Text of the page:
City additions in 2016 up to 4
The number of full-time positions to be added to Marion city government in 2016 reached four at Monday’s city council meeting, as council approved the conversion of a part-time refuse department worker to a full-time employee, effective Jan. 1.
The refuse position, which will be filled by Nicholas Lopez, joins the city’s parks and recreation director, a program director, and an additional electrical employee.
“It just allows us to do more work — you get more boots on the ground, you get more work done,” public works director Marty Frederickson said.
The hire was not without opposition from city council, as Jerry Kline voted against the hire.
“How many years have we ran the refuse department with two people, and aren’t we in a hiring freeze?” he asked. “I just feel like you’re taking money away from buying a new refuse truck or fixing an alley.”
Frederickson said the position could be added without requiring additional funding allocations to public works.
“If refuse activities are similar through next year, we could support another full-time employee,” Frederickson said.
The position reduces the need for one part-time position hired seasonally over summer, Frederickson said. The city previously hired two part-time summer workers but recently increased that number to four. Lopez’s hiring takes that number back to three.
City administrator Roger Holter rebutted Kline by issuing support for the additional position, commending Lopez’s individual work ethic and commitment. Lopez filled in when another city employee had a shoulder injury that put him on a worker’s compensation plan.
“He was told it was a seasonal job, that was it,” Holter said. “This gentleman filled in on the trash route, in the cemetery, at the airport, with the sewer. There was no task he wasn’t willing to get involved with. We see this individual as bringing a can-do attitude that we’re trying to foster within the entire operation.
“As city administrator I recommend the addition of this full-time position.”
Eventually, Mayor Todd Heitschmidt moved to approve Lopez’s hiring and councilman Chad Adkins seconded, with the vote passing 4-1.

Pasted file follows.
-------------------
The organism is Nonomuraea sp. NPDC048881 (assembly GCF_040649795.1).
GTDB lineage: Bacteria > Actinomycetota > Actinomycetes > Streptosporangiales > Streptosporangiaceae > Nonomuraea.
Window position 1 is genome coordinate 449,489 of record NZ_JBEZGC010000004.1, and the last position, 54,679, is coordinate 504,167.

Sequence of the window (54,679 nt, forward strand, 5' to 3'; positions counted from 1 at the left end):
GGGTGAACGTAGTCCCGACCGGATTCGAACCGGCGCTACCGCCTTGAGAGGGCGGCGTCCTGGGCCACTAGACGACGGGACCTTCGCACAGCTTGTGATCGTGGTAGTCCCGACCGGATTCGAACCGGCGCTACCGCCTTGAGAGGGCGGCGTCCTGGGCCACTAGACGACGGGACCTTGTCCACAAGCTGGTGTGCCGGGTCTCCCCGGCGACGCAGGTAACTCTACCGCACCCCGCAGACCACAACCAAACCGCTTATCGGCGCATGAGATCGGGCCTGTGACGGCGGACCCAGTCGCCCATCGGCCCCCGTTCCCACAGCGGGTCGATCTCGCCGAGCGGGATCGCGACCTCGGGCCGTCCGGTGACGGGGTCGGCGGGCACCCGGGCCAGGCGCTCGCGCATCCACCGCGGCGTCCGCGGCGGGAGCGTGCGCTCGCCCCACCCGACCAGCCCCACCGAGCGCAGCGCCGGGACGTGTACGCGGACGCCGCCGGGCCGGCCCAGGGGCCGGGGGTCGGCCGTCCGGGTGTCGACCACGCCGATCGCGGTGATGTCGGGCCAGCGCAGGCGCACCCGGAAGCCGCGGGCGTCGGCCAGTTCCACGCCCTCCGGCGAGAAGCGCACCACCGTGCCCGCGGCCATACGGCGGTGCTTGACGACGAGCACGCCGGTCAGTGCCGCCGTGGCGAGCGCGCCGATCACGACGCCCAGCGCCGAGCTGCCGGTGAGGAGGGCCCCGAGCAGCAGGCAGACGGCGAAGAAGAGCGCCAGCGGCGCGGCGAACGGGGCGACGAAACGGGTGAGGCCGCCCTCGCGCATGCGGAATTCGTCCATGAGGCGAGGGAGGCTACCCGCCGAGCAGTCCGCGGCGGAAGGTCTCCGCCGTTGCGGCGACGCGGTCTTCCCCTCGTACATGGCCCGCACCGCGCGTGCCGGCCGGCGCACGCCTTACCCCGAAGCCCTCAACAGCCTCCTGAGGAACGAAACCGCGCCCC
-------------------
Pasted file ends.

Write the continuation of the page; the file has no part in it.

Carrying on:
“This is exactly how we had planned this hiring freeze, so that positions aren’t just filled, they are brought to the council for discussion,” Heitschmidt said. “We appreciate our staff following guidelines on that, and we appreciate Mr. Kline’s comments, too, on being conscious of where we’re at budget-wise.”
Zoning administrator named
City water employee Clayton Garnica was named acting zoning administrator, effective Jan. 2.
Administrator Roger Holter has been acting as zoning administrator since Terry Jones resigned his position in November.
Garnica will receive the $4,000 salary associated with zoning director in addition to his current full-time salary as a plant operator.
Holter initially said the position should take eight to 12 hours a month out of an employee’s regular work schedule. After discussion, it was decided 20 hours would be more realistic for an employee just starting to learn zoning regulations.
Frederickson said Garnica has taken an active interest in the position, already beginning to read zoning regulations to familiarize himself with them.
Holter said he was confident Garnica would fill the role well.
“It would behoove me in no way to put someone in this position and throw them to the wolves,” he said. “It has been too easy in the past to say, Mr. Roger, can you fill in for the time being? Marty too. We both have a vested interest in this.”